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Boro goes ‘Clear’: DA expands program offering some suspects caught with drugs counseling instead of possible jail time • Brooklyn Paper

Boro goes ‘Clear’: DA expands program offering some suspects caught with drugs counseling instead of possible jail time

Top prosecutor: Gov. Cuomo announced that Eric Gonzalez will remain the borough’s District Attorney until the 2017 election.
Brooklyn District Attorney’s office

Many suspects busted on low-level narcotics-possession charges across Kings County will now get a chance to participate in counseling programs in exchange for avoiding community service and potential jail time, according to the borough’s top prosecutor.

District Attorney Eric Gonzalez on Tuesday announced he will expand his so-called Project Clear program, which offers drug users arrested for carrying small amounts of illegal substances a chance to receive treatment for their habit and clear their record without facing a judge, to the entire borough, after debuting in parts of Southern Brooklyn in February.

“As my office implements a new approach to assisting those who are drug dependent, I am gratified that this opportunity is now available in all of Brooklyn,” the district attorney said. “Project Clear has already helped scores of individuals … and spared many from getting a criminal record.”

Project Clear offers suspects cuffed for misdemeanor-possession charges that merit a desk-appearance ticket the chance to meet with a counselor not affiliated with law enforcement, who will provide treatment recommendations to the individuals on a case-by-case basis.

And if the person follows the plan laid out by the counselor within 30 days, Gonzalez’s office will decline to prosecute the case, and the suspect’s arrest record will be sealed.

Individuals with open warrants or found in violation of parole, however, are not eligible for the program, which the district attorney established in part as a way to better address opioid-related arrests, and provides some suspects with kits containing Naloxone — which can reverse the deadly effects of overdosing on prescription opioids, as well as fentanyl and heroin — and trains those individuals in how to use the kits.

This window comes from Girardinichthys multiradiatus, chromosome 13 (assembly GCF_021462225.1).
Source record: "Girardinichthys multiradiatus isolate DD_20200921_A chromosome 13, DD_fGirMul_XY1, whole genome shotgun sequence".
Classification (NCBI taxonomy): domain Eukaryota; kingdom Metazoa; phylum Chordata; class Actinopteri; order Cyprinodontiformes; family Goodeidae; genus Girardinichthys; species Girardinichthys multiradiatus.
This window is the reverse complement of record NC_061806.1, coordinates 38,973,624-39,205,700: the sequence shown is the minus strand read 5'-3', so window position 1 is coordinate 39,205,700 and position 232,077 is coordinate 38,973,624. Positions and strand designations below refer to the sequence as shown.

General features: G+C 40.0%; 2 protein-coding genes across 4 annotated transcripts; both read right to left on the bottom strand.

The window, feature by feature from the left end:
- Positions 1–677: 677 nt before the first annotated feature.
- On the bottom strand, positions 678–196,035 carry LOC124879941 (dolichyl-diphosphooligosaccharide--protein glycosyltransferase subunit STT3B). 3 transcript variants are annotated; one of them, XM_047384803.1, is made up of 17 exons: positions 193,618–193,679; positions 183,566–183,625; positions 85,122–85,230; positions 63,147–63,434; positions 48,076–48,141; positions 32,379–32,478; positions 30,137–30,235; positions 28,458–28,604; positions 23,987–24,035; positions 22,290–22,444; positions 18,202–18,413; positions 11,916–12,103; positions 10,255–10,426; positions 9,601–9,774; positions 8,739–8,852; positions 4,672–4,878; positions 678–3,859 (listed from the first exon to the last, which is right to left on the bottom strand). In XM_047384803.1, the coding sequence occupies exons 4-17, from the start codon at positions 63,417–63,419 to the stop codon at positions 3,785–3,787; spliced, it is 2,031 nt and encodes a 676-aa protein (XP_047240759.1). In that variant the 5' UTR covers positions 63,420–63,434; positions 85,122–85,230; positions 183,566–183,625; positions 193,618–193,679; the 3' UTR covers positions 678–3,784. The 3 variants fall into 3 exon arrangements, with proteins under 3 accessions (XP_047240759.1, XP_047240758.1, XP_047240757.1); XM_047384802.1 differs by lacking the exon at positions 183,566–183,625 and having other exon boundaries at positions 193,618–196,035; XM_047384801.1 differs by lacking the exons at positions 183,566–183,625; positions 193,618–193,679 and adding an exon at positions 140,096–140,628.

One-hundred people have opted to participate in Project Clear program since it launched in six Southern Brooklyn precincts with high overdose rates earlier this year, and 71 have completed it, according to Gonzalez’s spokesman Oren Yaniv.

And about 35 percent of eligible suspects declined to participate, instead choosing to take their chances in court — which may be because punishments for first-time drug possession offenders are typically light, and their charges are routinely dismissed on the condition that they stay out of trouble for a set period of time.

Project Clear’s expansion follows Gonzalez’s decision to use his power of prosecutorial discretion — the authority that makes the borough-wide narcotics-deferment program possible — to decriminalize many low-level pot-possession charges in Kings County, a move that he claims resulted in a substantial reduction in both weed-related convictions and arrests across Brooklyn.

Reach reporter Colin Mixson at cmixson@cnglocal.com or by calling (718) 260-4505.

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